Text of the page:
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The instructor for my summer class on free will brought this story to our attention today. Weakness of the will – or, doing what we know and even firmly believe we shouldn’t – is one of the most fundamental issues for exploration when it comes to the philosophical notion of autonomy. This particular news item, however, reminded me of questions that have struck me in the past, questions regarding what is the most “righteous” way to approach (or not approach) those actions and behaviors we consider to be morally wrong. If you’re uncomfortable with the religious overtones of such language, then consider the more neutral question of what is the most appropriate or correct way to approach (or not approach) those actions and behaviors we consider to be socially or even personally abhorrent.
Let me give an example to illustrate, an example that will hopefully ring true to many of us. Suppose you are driving on a highway where the speed limit is 65 mph. Suppose most people are driving somewhere between 70-75 mph, yourself included. Next, imagine that someone zooms past you at approximately 80 miles per hour. Suppose you think to yourself, “What a jerk! That person is clearly a selfish scumbag!” Maybe your character is such that the particular words you choose would be much gentler or harsher than this, but regardless, imagine that you consider the person going 80 mph to somehow be “in the wrong.”
Now, suppose you consider 79 mph to be an acceptable speed to drive under these current conditions. That is, you do not think someone driving 79 mph is to be regarded as socially or morally deviant. 80 mph, on the other hand, is crossing the line. If that is how you feel, then it makes sense to go 79 mph yourself. But would it be all the more praiseworthy to go only 75 mph? 70 mph? How about actually keeping the speed limit and going only 65 mph? Assuming you do not believe that actually abiding by the speed limit will cause any traffic problems (remember, this is just imaginary!), would it be morally better to go 65 mph? Or is anywhere between 65 and 79 mph equally good, given that you do not believe 79 mph is “bad” in the first place?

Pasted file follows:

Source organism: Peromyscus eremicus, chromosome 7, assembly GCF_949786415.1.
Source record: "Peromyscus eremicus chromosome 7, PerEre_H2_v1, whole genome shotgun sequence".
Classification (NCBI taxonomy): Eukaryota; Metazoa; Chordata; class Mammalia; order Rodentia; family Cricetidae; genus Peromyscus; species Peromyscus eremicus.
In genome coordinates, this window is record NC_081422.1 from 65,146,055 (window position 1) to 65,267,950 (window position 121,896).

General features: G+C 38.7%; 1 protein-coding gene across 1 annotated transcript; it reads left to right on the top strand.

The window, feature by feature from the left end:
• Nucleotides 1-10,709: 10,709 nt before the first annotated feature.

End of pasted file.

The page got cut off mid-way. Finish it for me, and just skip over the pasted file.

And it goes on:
The point – it does not seem we often view morality on a scale. That is, while we may view certain acts as worse than certain other acts, we generally consider most individual actions to be either right or wrong, either good or bad, either acceptable or unacceptable. As far as these labels go, it is not intuitive that two actions that are both acceptable – wholly acceptable, mind you – can differ in the degree to which they are acceptable. If there is nothing unacceptable about action X or Y, then X cannot be more acceptable than Y. Perhaps X can be more preferred, or easier to achieve, or otherwise be given the upper hand if one must choose between X and Y. But X cannot be more morally acceptable than Y if both X and Y are entirely morally acceptable.
But is this analysis correct? Would it be better to drive, say, 70 mph if you (a) believed driving 70 mph was morally permissible, and (b) although you believed driving 79 mph is also morally permissible, you recognized that it is closer to being morally impermissible? Would it matter? Could it matter? Would it matter if you thought driving 79 mph was morally permissible but would also tempt you to drive 80 mph?
You may be wondering what this has to do with the compulsive gamblers. When my instructor brought up this news story, I asked (somewhat rhetorically) whether or not legally banning themselves from a gambling hall should be regarded as a sign of weakness on the part of these gamblers or as a sign of their strength. On the one hand, it seems that it is a sign of weakness. In effect, these gamblers are saying, “I am so out of control that if I do not take these drastic measures, I will keep gambling. I cannot do it on sheer willpower alone.” On the other hand, these gamblers are recognizing their weakness and taking steps to overcome it. They are, in a manner of speaking, driving 65 mph to avoid going 80. And can that possibly be bad??? Or is it merely courageous?
I used to think that the weaker you were about resisting temptations, the further away from those temptations you should stay. That may be good advice – but it may also be true that this is what the strongest people should and would do. It might actually be a strength to humble oneself enough to drive only 65 mph when there is no obligatory reason for doing so. To drive 65 mph when you know driving 79 mph will tempt you to go 80 may be a greater exercise of your strength (and faith?) than being able to drive 79 mph without crossing the line into the 80s. After all, perhaps driving 79 mph is just a way to sacrifice as little as possible, a way to approximate defiance as much as it is morally possible to do so. Should that be commended?
Some other interesting thoughts came up during our brief discussion of these gamblers, but I will save those for another post. Keep watching and you’ll see it soon. In the meantime, check out these two different takes on the